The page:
The White Man (1907) was the first painting I saw by Lyonel Feininger, , glanced at early 2013. And one noticed. Digging further I found he was different. And later I discovered he was also a cyclist, like Braque and Beckett. Later in 2013 I cycled near Weimar too, but before I understood Feininger and Weimar.
Wednesday 24th December 2014 / Saturday 24th January 2015
A LONG LOOK AT LYONEL – HE STOOD WAIST DEEP IN THE MODERN BUT THEN LOOKED BACK THROUGH his new COLORFUL CUBIST LENSES
Feininger was an intriguing painter. He was different, a singular Modernist who rode his own race, who began painting in the creative frenzy in Europe just before WW1 but then – older than some others – applied the new painterly ways (color and Cubism) distinctively to his own earnest Neo-Romantic vision.
So he liked a good sunset!
“Windows reflect, yawning and dark low down, silver above; and at the very top… where they reflect the blue sky. They are deep blue… Reflecting windows – no one has ever suggested this to me, this is all mine, and I give it to you.. reflecting windows. Even when I was a little boy, in the country, how much I loved them….
Sunset, everything in gold and purple half-tones, and in one spot, right in the very far distance…two or three rows of windows facing west, throwing back the gold of the sky like spears, transforming the whole picture in an indescribably beautiful tone. In the already dying eastern sky, the goodnight sky, there are suddenly pieces like jewels from the sun-irradiated western sky, just put there frankly and impudently.. at times like this I know that I am not just one of the crowd.”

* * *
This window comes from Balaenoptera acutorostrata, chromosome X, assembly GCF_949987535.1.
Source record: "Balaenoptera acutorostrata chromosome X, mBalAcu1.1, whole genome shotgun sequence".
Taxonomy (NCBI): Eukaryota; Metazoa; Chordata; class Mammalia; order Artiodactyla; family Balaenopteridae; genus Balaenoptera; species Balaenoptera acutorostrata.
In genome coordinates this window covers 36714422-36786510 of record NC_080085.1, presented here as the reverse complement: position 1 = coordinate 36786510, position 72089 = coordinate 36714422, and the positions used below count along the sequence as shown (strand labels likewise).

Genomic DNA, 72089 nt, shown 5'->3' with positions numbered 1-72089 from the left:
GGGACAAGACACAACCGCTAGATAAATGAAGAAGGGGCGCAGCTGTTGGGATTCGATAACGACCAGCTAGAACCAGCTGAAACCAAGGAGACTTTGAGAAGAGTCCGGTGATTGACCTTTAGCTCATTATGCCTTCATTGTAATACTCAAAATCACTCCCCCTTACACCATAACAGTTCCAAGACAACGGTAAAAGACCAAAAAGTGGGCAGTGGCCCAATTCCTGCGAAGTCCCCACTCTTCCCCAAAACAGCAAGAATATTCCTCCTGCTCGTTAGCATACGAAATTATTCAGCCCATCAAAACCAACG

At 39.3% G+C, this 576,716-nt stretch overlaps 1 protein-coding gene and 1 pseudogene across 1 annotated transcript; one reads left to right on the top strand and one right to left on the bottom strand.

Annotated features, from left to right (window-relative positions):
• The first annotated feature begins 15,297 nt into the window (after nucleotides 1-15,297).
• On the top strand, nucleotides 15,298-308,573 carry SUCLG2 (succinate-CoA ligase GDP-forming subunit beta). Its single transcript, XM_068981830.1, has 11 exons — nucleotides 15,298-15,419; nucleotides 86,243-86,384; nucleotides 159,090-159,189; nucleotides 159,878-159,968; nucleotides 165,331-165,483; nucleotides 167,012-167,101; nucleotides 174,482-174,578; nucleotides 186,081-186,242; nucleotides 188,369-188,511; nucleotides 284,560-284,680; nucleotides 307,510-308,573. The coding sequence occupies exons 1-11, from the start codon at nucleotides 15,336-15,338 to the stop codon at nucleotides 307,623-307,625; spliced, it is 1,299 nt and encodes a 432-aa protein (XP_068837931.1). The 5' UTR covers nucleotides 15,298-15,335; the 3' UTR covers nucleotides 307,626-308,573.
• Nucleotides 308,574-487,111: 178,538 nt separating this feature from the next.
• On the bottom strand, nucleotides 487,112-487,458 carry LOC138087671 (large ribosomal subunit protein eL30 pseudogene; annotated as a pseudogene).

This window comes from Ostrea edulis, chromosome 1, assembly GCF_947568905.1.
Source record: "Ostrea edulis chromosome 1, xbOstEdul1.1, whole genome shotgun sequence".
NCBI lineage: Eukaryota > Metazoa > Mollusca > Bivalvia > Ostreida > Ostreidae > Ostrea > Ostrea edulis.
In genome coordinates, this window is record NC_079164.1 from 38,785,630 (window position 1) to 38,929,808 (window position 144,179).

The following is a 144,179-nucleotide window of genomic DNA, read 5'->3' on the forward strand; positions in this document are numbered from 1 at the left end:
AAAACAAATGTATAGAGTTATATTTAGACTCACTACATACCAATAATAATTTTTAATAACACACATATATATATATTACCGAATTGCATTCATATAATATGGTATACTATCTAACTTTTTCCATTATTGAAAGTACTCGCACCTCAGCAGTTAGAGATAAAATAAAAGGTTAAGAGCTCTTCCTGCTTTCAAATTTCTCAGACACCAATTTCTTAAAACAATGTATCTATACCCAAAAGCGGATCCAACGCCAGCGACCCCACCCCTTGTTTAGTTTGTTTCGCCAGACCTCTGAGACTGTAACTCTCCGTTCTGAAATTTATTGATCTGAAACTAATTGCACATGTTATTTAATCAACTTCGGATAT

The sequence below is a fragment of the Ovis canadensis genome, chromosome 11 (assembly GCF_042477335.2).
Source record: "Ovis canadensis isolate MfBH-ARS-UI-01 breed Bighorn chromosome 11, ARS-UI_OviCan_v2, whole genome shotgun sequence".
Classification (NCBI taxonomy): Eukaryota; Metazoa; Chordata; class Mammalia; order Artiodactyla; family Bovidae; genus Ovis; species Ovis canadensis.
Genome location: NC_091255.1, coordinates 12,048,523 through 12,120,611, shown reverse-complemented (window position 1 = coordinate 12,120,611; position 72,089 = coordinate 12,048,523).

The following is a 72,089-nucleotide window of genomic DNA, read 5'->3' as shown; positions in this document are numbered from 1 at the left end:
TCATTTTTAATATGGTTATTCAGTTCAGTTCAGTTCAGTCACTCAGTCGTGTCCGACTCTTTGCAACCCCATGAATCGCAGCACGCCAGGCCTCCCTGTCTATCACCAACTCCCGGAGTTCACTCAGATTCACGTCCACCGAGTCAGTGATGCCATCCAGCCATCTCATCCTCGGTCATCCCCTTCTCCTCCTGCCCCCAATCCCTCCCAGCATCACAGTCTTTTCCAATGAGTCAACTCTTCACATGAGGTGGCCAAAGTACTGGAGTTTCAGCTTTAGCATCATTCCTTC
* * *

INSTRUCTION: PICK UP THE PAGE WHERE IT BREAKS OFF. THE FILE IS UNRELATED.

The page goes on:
From a letter to Julia Berg (1905) who became his second wife.
Though he started painting middle of that remarkable decade before WW1, and associated with many of the main art movers in Paris and Germany, Lyonel Feininger (1871-1956, died age 85) was not a front rank Modernist artist. Instead he stood apart – consciously? – and applied the new Modern painting ways – especially color and Cubism – in his own idiosyncratic and prolific way (paintings, drawings & woodcuts) to a nostalgic deep seated personal Romantic vision, first to energetic caricatured townscapes (drawing on his substantial cartooning career), and later to atmospheric Neo-Romantic architectural townscapes / churchscapes & seascapes, evoking for him the sublime, the divine? Wedded to this vision his art did not cross to abstraction, and also did not obviously reflect the calamitous times he lived through, like some others? Such as his Bauhaus associate Paul Klee?
Lyonel Feininger was not a full bore Modern painter, not part of the preoccupied innovative avant-garde. Instead he remained Old Fashioned, straddled the old and new, with always an eye over his shoulder and as the song goes, doing it his way.
This may be because he was a bit older and came to painting later, though he was 5 years younger than his friend Kandinsky, and two years younger than Matisse, both full bore Modernists, and much more famous for it.
But reality was artists reacted to the then rampaging Modern in various ways. Some keenly embraced it, many ignored it,and some like Feininger took what they needed.